Prompt: Babylon; a darker me

The explosion shook the cabin hard enough to wake Nielea. She shifted little Mymot off her chest and into her warm spot in the blankets. Lonic, too alert and wary for a boy so young, watched her, half out of bed. She motioned for him to stay and went to the door.

She checked through a knothole in the wood first, then opened the door to look out. Down the hill, one of the houses shimmered in a haze of flame and smoke. It threatened to take its neighbors with it, but anyone who might have put it out had other problems occupying them. A band of visitors lobbed bottle grenades at walls and confronted residents who attempted to flee or save their houses. A native dog charged into the fray, not so much coming to the aid of the residents as just baying for the blood of the visitors.

Over the PA system, the voice of the compound said, “Good morning and welcome to Babylon Recreation Center. Please enjoy your stay with us. Don’t forget this month’s special deal on–”

Nielea shut the door again. Lonic had come up behind her. “What’s happening?” He resisted when she pushed him back toward the bed. “I want to help this time!”

“No. Take Mym and hide in the cellar until I come back.” She pulled back the blankets of their shared makeshift bed. She scrabbled at the bare, uneven floorboards underneath and lifted up a rickety door hidden in them. The “cellar” consisted of nothing more than a bolt hole, a dug-out space in the earth under the floor. It had only ever been big enough for the children. By the time Nielea grew too large to fit in with Lonic and Mymot, she was the only one left to give the order to hide while someone else stood guard.

“But–” Lonic protested.

Nielea scooped up Mymot. The toddler grasped at her clothes. “Mama!”

“Shh, hush, baby. Take him, Lon,” she said. She didn’t have the heart to correct her youngest brother when he mistakenly called her mother. If it twisted her gut with unspeakable rage and grief, that was her problem.

“What are you going to do?” Lonic asked as he curled himself down into the cellar with Mymot sheltered in his arms. Nielea shut the door over them without answering and covered them with the blankets.

Nielea took her father’s gun from its spot by the door. He had built the improvised weapon himself–firearms weren’t allowed in the compound. Nielea had never seen a real gun. This one was a metal pipe salvaged from a destroyed home, fitted with a chamber for powder and shot. Without guns, there were also no bullets or powder, but visitors came in with grenades and those had powder. She used rocks and nails and any other hard little objects she could lay her hands on in place of bullets.

Nielea lit the slow feeder wick on the end of gun, pocketed a box of matches, and hung a bag of shot around her neck. Her sword came last – the gun took a long time to load and could only take out a few assailants. Then she would be forced into hand-to-hand. She didn’t look back at the boys as she went out the door, afraid they would, even in the dark cellar, sense her fear and reluctance, her desire to just lie down and pretend it wasn’t real.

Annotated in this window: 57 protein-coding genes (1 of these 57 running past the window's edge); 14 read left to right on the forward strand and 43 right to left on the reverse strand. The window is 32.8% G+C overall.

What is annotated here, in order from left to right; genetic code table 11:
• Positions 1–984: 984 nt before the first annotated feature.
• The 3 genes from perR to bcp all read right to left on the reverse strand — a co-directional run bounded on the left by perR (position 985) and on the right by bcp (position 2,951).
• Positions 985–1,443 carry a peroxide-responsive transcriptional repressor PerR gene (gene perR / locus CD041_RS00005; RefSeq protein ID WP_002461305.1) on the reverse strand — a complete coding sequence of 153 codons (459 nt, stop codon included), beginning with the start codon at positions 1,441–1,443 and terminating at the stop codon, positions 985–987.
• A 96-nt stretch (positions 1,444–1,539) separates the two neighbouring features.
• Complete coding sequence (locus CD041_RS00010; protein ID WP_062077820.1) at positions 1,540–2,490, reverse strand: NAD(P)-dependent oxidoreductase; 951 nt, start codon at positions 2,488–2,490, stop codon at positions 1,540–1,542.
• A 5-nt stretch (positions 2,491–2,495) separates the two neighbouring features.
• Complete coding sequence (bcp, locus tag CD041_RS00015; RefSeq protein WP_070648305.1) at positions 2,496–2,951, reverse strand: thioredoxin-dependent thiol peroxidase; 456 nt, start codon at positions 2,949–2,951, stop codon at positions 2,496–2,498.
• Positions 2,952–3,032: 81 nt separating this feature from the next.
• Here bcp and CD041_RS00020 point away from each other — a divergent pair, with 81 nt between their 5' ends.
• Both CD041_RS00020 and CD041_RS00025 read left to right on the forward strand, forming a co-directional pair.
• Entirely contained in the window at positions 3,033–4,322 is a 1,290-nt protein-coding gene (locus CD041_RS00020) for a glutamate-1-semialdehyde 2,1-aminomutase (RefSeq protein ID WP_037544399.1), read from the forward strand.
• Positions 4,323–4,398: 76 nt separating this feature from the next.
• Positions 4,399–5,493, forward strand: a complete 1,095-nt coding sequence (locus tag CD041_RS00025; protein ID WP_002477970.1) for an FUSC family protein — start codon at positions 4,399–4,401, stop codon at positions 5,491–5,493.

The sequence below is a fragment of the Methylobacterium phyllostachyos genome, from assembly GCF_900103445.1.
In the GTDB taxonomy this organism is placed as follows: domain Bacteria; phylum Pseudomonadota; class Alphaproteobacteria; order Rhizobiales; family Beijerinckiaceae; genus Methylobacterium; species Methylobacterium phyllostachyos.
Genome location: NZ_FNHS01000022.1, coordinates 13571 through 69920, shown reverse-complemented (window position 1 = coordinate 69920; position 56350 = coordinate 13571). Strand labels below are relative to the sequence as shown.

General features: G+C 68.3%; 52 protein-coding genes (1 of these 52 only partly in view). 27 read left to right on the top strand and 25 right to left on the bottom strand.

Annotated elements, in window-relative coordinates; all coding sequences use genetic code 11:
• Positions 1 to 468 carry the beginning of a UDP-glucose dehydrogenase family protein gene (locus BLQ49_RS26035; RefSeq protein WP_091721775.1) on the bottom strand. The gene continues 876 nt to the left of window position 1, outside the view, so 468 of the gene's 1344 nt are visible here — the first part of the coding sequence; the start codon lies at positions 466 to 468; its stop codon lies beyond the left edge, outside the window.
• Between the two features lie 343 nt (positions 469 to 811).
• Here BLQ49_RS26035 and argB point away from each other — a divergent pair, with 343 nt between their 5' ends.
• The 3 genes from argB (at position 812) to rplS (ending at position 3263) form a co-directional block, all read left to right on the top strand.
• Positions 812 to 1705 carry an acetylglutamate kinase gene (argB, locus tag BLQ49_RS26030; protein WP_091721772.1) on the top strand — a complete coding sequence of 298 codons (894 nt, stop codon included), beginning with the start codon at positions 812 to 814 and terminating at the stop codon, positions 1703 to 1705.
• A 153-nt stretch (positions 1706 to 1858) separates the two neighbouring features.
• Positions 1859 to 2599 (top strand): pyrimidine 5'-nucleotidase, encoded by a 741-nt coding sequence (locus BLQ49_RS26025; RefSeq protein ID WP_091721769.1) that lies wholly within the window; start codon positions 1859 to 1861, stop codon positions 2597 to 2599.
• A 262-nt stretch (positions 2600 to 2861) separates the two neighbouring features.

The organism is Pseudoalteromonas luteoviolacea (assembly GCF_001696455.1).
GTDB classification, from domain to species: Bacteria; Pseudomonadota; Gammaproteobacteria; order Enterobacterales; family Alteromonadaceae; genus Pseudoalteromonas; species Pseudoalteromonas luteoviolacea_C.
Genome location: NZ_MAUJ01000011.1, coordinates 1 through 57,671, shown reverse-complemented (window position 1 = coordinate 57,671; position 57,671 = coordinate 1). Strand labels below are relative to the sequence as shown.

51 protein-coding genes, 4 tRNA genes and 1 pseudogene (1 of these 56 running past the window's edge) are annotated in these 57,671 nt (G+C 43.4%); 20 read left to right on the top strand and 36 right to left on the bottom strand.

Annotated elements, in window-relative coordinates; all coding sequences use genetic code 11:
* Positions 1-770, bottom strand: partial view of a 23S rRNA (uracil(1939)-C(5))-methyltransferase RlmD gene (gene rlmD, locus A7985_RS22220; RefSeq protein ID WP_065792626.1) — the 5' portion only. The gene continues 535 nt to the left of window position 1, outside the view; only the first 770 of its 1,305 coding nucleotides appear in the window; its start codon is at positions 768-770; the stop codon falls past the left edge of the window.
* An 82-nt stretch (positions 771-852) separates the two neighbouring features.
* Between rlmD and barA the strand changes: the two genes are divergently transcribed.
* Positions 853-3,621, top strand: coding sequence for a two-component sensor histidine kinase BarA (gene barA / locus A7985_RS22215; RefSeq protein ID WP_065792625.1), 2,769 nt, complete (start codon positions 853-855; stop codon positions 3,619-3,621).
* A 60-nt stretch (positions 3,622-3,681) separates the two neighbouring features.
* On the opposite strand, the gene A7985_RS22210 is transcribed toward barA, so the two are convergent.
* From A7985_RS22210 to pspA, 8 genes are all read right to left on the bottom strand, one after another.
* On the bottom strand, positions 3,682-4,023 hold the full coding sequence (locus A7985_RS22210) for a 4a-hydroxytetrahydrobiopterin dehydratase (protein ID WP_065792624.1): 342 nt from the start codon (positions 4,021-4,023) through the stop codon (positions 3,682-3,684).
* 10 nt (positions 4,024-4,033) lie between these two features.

Three houses burned now, but the visitors were too busy to enjoy it. A whole pack of native dogs harassed them. The visitors just played with them though. She could hear the laughter. The casual twist of a sword cut open a dog as it jumped and sent it sprawling to the ground. Nielea could not see any of her neighbors defending their homes. Way off in the distance, she could see the city proper of Babylon, where visitors, when disinclined to murder the condemned prisoners of the compound, could enjoy every other form of recreational brutality and vice.

The cabin might have been a miserable shack, but it had a good location. From its higher ground, she could see everything happening in the slight valley below. She had cover from trees and a large outcrop of rocks. She crouched behind these and set up her gun. Distance worked against her, so she loaded a single, largish rock, rather than smaller, easily dispersed shot. She adjusted for the breeze that helped to spread the fire toward town. When the trigger lit the powder, the gun went off with an earsplitting boom. Nielea popped up over the rocks to check what damage she had done.

One of the visitors was clutching his shoulder and howling in pain. Nielea smiled grimly. None of them ever expected to really get hurt, no matter what liability waivers they had to sign before starting a session in the compound. They did not think the game was so much fun when someone started really fighting back. The residents could defend themselves, of course, but everyone understood that the odds were stacked against them. What chance did improvised weapons wielded by underfed prisoners have against rich monsters equipped with well-maintained weapons and armor?

Nielea reloaded while the visitors tried to figure out who attacked them and from where. Unfortunately, the gunshot had scattered the dogs, so she had the visitors’ undivided attention. She wouldn’t get more than two more shots in before they charged up the hill. She had to take out at least one of them. Otherwise, she would be too badly outnumbered. If she didn’t take them out, she would not be the only one who died that day–whatever Lonic thought, he was not ready for provide for himself and Mymot without her. Nielea aimed and waited for the right moment, two bad shots away from death.

This post is part of a series written for the A to Z Blog Challenge. See other entries in the challenge series here.

Published by Joyce Sully

Joyce Sully believes in magic and dragons and ghosts, but is not convinced her next-door neighbors are real. So she writes stories. Really, what else could she do?

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